Do you ever find yourself bored on the couch, surfing nearly-identical streaming services or, if you still have it, cable? Do you succumb to watching something you’ve already seen in lieu of trying something new? In an era of content overload, there’s never been so little to watch or read. The sheer amount of garbage that is pumped onto screen and page alike almost seems by design, and it probably is.
Luckily, we have Counter-Currents’ Trevor Lynch book series, the latest of which is Trevor Lynch’s Classics of Right-Wing Cinema. It is a collection of film reviews published over the past few years on movies, many that we’re already familiar with, which give a specific Right-leaning impression. I know what you’re thinking: There’s a sub-genre of Right-wing filmmakers out there that I’m unaware of? Sadly, no, not really. In the preface, Greg Johnson states, “To be a Classic of Right-Wing Cinema, a movie need not have an explicitly Right-Wing director or message. Indeed, very few movies fit that description. Instead, a movie simply needs to have a message that resonates with the Right.”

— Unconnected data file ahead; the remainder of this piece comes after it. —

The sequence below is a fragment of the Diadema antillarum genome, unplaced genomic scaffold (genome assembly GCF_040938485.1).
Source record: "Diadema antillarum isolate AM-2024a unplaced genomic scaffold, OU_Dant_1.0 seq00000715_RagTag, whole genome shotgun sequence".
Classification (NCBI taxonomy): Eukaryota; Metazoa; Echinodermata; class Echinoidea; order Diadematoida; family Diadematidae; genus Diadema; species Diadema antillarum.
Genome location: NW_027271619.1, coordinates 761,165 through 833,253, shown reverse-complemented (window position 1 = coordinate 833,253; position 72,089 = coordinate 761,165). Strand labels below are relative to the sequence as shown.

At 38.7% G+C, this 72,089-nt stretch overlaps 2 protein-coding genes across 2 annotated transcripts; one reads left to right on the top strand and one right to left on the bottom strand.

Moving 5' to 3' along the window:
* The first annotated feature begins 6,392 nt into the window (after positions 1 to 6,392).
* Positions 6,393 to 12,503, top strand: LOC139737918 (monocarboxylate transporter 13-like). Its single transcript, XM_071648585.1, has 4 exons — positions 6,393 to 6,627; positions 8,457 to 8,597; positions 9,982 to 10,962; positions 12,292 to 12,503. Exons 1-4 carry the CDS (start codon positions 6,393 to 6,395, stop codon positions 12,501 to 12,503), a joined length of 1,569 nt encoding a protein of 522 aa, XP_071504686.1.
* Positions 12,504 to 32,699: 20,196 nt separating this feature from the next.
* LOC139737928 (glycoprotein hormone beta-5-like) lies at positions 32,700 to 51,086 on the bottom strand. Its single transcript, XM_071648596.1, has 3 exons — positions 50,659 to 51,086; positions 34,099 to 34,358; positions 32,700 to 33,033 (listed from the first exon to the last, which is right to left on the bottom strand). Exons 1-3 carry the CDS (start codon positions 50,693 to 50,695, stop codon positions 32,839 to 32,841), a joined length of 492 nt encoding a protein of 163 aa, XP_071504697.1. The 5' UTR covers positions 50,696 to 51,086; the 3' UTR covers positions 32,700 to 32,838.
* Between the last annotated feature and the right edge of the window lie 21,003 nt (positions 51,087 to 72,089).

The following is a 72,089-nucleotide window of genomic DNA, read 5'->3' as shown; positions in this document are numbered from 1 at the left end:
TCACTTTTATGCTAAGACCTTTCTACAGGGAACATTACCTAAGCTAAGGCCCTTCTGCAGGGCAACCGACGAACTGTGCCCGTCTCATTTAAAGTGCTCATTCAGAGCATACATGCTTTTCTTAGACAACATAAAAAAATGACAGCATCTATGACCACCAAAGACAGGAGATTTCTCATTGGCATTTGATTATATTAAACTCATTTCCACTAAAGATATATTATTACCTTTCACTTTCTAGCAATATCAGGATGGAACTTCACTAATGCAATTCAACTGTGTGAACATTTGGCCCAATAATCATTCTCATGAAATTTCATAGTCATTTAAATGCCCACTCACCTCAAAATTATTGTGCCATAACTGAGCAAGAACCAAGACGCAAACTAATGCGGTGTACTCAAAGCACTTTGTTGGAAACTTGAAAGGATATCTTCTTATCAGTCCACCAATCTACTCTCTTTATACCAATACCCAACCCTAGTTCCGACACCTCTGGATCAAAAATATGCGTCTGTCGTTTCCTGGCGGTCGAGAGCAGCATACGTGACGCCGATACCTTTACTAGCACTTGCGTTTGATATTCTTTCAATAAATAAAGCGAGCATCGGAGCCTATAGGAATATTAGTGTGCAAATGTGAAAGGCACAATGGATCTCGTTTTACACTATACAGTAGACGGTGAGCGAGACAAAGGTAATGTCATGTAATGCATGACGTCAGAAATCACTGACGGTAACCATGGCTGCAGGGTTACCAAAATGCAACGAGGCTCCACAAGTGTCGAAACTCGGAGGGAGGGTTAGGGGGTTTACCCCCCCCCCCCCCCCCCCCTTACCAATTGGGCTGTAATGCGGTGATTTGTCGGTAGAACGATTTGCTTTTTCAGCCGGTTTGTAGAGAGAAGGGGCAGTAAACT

Though I don’t want to discuss every movie reviewed, one example (my personal favorite) is the first one in the book, on American History X. The reason I enjoyed this one the most is because it may be the archetypal film that epitomizes Hollywood glorifying something that they were in fact trying to shame. Other examples of this are Fight Club, which tried to satirize masculinity and ended up making it cool; Full Metal Jacket attempting to demonize war but causing a surge in Marine Corps recruitment; and Avatar, which sought to discredit colonialism but everyone rooted for the humans, anyway. American History X does the same thing with the holiest of Hollywood holies: racism. Edward Norton is featured in two of the movies I just named, and I’m honestly shocked that no one at the New York Times has written a piece accusing him of being a crypto-fascist. Unfortunately for the screenwriter and director, the film “actually increases audience sympathies with neo-Nazi skinheads, despite its best efforts to present them as hateful hypocrites and losers,” as Trevor Lynch writes in his review. Some chalk this up to good storytelling, one method of which is to make your viewers actually sympathize with those who you believe to be in the wrong. But even in 1998, when the film was first released, there’s no way Hollywood would have sanctioned anything that even inadvertently sanctioned racism. As Lynch writes: